Creating a Moral and Safe Organizational Culture

The world is awash in scandal. In international soccer we are treated to revelations of corruption and bribes at the highest level of FIFA. From international finance we learn that five of the biggest and most powerful banks colluded to price-fix the daily interest rate they charge each other (LIBOR) on nearly $1-trillion of trading assets. Rogue traders were blamed, no one went to jail, and the culprit banks have paid fines of over $6-billion without missing a beat.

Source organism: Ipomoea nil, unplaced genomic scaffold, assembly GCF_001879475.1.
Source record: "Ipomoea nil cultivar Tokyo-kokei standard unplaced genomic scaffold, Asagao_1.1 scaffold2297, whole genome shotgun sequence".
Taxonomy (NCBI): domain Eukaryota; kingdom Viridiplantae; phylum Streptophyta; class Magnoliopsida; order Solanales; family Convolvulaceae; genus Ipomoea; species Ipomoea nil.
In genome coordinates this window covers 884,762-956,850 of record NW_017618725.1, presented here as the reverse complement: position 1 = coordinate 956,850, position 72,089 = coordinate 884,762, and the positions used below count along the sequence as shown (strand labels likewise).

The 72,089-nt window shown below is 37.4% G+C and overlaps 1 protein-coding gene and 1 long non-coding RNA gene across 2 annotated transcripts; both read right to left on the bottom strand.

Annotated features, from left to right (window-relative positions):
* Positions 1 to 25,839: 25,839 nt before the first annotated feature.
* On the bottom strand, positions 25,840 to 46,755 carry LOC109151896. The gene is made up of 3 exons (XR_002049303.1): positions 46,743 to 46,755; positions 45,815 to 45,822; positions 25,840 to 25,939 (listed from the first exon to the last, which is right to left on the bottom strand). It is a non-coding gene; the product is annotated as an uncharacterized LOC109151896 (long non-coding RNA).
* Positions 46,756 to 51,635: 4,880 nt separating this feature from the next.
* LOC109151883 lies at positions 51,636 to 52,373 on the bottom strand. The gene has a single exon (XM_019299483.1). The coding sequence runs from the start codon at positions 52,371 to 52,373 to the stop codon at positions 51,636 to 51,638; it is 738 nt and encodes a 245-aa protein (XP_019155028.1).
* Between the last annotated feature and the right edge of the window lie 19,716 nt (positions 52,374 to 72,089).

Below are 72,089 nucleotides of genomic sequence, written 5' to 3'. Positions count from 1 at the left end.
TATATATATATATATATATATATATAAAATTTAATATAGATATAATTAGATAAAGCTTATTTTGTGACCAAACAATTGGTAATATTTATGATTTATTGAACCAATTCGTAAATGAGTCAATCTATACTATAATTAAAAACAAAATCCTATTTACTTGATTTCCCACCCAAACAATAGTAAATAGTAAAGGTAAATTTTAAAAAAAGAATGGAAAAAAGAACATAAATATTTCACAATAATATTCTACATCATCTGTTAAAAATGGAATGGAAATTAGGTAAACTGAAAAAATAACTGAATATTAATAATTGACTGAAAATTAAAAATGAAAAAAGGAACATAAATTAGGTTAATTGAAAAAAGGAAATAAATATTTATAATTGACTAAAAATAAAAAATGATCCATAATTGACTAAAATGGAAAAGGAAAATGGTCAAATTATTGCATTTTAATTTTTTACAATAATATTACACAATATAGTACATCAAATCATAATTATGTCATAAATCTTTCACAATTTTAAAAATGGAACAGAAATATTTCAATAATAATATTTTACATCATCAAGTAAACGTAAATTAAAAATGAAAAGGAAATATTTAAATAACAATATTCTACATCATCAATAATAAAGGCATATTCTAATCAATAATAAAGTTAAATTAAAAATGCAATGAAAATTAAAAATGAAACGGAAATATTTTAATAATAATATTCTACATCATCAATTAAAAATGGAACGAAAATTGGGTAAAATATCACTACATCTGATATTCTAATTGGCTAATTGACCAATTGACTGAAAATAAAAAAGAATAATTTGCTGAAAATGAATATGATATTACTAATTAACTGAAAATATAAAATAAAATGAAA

Closer to home we have the Senate expense scandal, which led to the suspension of a number of senators, most notably Mike Duffy and Pamela Wallin. Late in 2014 the CBC dismissed star broadcaster Jian Ghomeshi on charges of alleged sexual abuse, only to have to defend its senior business news journalist Amanda Lang and news anchor Peter Mansbridge on allegations of conflict of interest. Evan Solomon, heir apparent to hosting the National and a heavyweight in his own right, resigned after it was learned he secretly earned over $300,000 in commission on art deals that he steered his interview subjects to. And let us not forget the shameful Dalhousie School of Dentistry scandal, where several male, fourth year grads posted sexually degrading comments about some of their female classmates on their private Facebook page, jeopardizing not only their future rights to practice, but besmirching the name of their university and school. Lastly, we have the allegations of institutional sexual harassment at the prestigious Royal Military College in Kingston, Ontario, and the release of an investigative report into “an underlying sexual culture” in the Canadian Armed Forces that was described as overtly hostile to women and homosexuals.

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